Credit card debt is a source of trouble and anxiety for millions of Americans. Whether it’s a pesky balance that seems to never go away, or overwhelming debt that has spun out of control, there are ways to reign it in and look forward to a debt-free future.
Like many big changes, taking the right steps to getting control of your credit card debt can take some time to get accustomed to.
Paying off your debts won’t just come with employing one of the many tactics that can lead to debt relief. In order to get out of debt and stay out of debt, you may need to figure out how you got here, and how hard you’re willing to work to get out of it.
The first thing you’re going to want to try to do is take care of the lion’s share of your credit card debt as quickly as possible. The reason for this is quite simple: you have become a victim to your cards’ interest rates. If you continue to fail to pay off your debt, your debt will eventually balloon. The sooner you are no longer paying interest on your cards, the better. How do you release yourself from paying interest, you ask?
There are several different potential paths to walk down.
There are two tried and true tactics for those who have credit card debt across multiple cards that allow you to avoid taking out a loan or opening up another card and transferring your debt to it. These tactics are aptly named the Snowball Method and the Avalanche Method.
Thanks to the names, they may not seem all that inviting, but they can actually be a total life-saver if used in the right way.
- The Snowball Method: Is quite simple, essentially, you start by making the minimum payments on all your debt, and focusing all of the rest of the available money you have to pay off your cards to the smallest debt. Once you pay that debt off in full, you move on to the second smallest debt, and so on until you are finally able to tackle the card with the largest amount of debt.
- The reason this method of paying off debt is so popular is because it allows you to see results right away. It’s great if you’re experiencing some debt fatigue and need a morale boost to get even more motivated to pay off your debt.
- The Avalanche Method: This tactic to paying off your debts differs from the snowball method, because instead of focusing on your lowest debt first, you’re actually focusing on your highest interest rate first. So say you have one card with 18 percent APR, another with 15 percent APR, and another with 13 percent APR. If you were to employ the debt avalanche method, you would begin with the 18 percent APR card and pay it off in full. Once that was taken care of, you would move to 15 percent, all the way down the line until you are debt free.
Balance Transfer Card
There are several prominent pathways to paying off credit card debt, and we’ll go over all of them right now. First, let’s consider saving money in the long run by getting yourself a balance transfer card.
Simply, a balance transfer card is a new credit card that you get, and then transfer all of your existing credit card debt onto. It may seem like nothing more than a surface change, but that couldn’t be further from the truth.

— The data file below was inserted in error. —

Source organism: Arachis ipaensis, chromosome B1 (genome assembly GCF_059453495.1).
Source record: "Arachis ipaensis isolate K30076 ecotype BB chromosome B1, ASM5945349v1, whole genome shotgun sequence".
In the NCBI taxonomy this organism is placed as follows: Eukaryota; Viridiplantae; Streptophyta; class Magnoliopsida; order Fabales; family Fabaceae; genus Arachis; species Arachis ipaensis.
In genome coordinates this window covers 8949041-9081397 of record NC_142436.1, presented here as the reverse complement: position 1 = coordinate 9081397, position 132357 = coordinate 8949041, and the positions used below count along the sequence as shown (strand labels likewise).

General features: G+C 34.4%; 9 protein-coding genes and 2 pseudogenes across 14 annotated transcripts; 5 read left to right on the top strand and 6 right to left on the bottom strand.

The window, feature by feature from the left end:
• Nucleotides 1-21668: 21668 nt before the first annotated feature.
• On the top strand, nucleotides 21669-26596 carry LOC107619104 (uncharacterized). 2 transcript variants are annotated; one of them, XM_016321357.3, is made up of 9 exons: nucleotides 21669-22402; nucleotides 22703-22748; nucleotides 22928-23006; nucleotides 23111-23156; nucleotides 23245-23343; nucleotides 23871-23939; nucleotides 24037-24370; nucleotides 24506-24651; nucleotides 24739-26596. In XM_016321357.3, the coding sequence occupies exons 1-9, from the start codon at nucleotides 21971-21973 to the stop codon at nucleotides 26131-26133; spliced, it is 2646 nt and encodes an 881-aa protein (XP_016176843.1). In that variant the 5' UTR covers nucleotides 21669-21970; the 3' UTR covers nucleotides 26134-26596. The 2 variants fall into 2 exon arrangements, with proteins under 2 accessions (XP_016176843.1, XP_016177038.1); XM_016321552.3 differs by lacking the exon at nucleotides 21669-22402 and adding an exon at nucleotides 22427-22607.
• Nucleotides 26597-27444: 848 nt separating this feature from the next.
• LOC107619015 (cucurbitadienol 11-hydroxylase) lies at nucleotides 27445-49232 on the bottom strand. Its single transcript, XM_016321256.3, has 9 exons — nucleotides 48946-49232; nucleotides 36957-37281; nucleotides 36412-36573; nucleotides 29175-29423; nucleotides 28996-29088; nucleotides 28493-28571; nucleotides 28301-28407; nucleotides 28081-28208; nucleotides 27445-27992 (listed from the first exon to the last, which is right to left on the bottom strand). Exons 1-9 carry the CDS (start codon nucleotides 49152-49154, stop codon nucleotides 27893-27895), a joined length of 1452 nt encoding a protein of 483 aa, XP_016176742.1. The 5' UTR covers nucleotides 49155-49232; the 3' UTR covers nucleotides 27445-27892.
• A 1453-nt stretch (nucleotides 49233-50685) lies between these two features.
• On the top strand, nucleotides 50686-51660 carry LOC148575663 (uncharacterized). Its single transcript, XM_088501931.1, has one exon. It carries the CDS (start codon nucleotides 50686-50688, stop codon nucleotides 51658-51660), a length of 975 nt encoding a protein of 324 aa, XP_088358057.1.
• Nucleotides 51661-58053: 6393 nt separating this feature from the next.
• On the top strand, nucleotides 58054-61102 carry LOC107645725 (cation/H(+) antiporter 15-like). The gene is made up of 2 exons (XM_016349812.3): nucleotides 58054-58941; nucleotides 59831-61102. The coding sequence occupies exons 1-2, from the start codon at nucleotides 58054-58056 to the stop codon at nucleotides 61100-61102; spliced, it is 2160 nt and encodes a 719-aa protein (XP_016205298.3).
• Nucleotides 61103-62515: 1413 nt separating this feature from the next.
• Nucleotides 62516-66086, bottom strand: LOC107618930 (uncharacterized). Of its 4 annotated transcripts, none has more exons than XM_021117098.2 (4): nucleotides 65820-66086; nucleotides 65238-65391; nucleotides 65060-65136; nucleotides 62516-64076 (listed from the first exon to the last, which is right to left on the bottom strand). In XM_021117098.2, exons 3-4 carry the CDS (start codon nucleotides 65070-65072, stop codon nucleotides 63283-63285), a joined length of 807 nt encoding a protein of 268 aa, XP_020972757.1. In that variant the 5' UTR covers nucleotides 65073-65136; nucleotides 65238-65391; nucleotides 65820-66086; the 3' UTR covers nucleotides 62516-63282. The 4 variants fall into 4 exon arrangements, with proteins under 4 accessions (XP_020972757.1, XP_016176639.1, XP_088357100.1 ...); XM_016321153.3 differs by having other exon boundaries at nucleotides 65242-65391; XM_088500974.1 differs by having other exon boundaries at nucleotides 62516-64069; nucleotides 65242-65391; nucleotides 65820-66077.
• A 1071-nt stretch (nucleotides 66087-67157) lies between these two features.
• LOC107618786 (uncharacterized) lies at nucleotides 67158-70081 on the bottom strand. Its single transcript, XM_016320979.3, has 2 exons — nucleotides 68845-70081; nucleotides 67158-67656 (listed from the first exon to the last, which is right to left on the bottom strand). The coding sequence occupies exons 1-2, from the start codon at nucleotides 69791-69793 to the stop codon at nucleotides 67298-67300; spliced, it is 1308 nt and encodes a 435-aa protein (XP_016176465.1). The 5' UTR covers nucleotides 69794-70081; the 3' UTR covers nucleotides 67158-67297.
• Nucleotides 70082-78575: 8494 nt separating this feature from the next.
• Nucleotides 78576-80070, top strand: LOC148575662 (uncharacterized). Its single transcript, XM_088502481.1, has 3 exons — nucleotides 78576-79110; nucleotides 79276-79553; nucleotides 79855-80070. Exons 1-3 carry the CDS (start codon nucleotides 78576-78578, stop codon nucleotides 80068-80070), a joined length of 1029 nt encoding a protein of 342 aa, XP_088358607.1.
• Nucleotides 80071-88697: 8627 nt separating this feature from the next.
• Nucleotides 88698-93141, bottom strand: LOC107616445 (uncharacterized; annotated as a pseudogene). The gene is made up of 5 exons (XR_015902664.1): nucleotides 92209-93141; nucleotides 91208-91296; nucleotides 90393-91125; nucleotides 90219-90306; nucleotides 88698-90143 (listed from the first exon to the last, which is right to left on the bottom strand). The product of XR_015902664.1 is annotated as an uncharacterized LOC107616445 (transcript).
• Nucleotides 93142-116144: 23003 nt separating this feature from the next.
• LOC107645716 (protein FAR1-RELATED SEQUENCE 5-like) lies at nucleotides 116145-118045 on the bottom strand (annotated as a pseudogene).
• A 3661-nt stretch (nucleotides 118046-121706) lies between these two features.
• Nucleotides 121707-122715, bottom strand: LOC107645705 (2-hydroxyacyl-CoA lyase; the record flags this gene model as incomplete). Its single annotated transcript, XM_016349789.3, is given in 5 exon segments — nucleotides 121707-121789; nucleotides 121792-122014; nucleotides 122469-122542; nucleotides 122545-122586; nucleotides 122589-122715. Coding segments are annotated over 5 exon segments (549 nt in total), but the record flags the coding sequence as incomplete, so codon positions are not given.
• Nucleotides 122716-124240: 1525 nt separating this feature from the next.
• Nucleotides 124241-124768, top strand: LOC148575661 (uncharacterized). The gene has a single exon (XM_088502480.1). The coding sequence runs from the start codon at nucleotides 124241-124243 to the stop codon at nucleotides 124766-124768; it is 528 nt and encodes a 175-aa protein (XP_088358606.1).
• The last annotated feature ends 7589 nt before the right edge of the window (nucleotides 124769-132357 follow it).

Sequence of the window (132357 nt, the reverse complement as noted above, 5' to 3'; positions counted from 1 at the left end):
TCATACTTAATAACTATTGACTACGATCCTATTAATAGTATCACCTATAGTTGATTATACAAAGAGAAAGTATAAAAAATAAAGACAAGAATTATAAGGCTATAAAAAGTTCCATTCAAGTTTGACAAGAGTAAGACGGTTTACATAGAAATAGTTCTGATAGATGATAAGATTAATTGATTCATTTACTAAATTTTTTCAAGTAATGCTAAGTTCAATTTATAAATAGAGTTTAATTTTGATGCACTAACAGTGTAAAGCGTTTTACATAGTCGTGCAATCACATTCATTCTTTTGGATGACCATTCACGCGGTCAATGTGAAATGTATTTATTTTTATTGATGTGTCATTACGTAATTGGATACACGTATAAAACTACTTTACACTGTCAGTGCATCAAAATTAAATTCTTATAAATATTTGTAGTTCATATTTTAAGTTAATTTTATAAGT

For those with good to excellent credit, a balance transfer card can be a real blessing. The reason why is because balance transfer cards typically come with a promotional period (ranging from six to 18 months) of zero percent interest rates on transferred money.
If you go this route, it is crucial to try to not put any additional expenses on this card, that could defeat the purpose altogether, and even worse, potentially end your promotional interest free period.
Taking Out a Secured Loan
This is typically for those who want to take out a loan to pay off their debt, but do not enjoy the great credit score necessary to take out a low-interest personal loan. The good news is that secured loan can be used to pay off credit card debt in the same way as an unsecured personal loan. The bad news is that you’ll have to put something, such as your home, car, or other kind of valuable asset, up as collateral. That means, that if you fail to repay your loan, or default on a payment, the lender could take the asset away from you.
It’s a potentially high-risk, high-reward decision to make, and it is probably wise to consult a financial advisor regarding your specific case before you elect to take out a secured loan.
Taking Out a Personal Loan
This is another tactic that many employ to get out of credit card debt. Again, it may seem like you’re just moving money around without actually putting yourself in a better financial situation, but again that is not true. The benefit of taking out a personal loan lie in the reduced interest rates. For people with great credit, interest rates on a personal loan can be as low as six percent. Compared to the cards that got you into credit card debt, a six percent interest rate is very low.
The great thing about making lifestyle changes to help take control of your credit card debt is that you can do it no matter where you are along your journey to a debt-free life. Making lifestyle changes can include everything from spending money groceries and not going out to eat, to trading in for a cheaper car, to inviting a roommate to come live in your guest bedroom.
Sure, all big-budget lifestyle changes will certainly have an impact on your, well, lifestyle, but in the end, it was your lifestyle that likely got you into credit card debt to begin with. Spend less and save more.
Budget for big expenses as opposed to just putting them on your card, and commit some of your “free” time towards making money. None of it is fun, and all of it is a sacrifice, but it will definitely be well worth it when you look at your credit card statements and realize that you are a much more financially free person than you were back when you were struggling with a mountain of debt.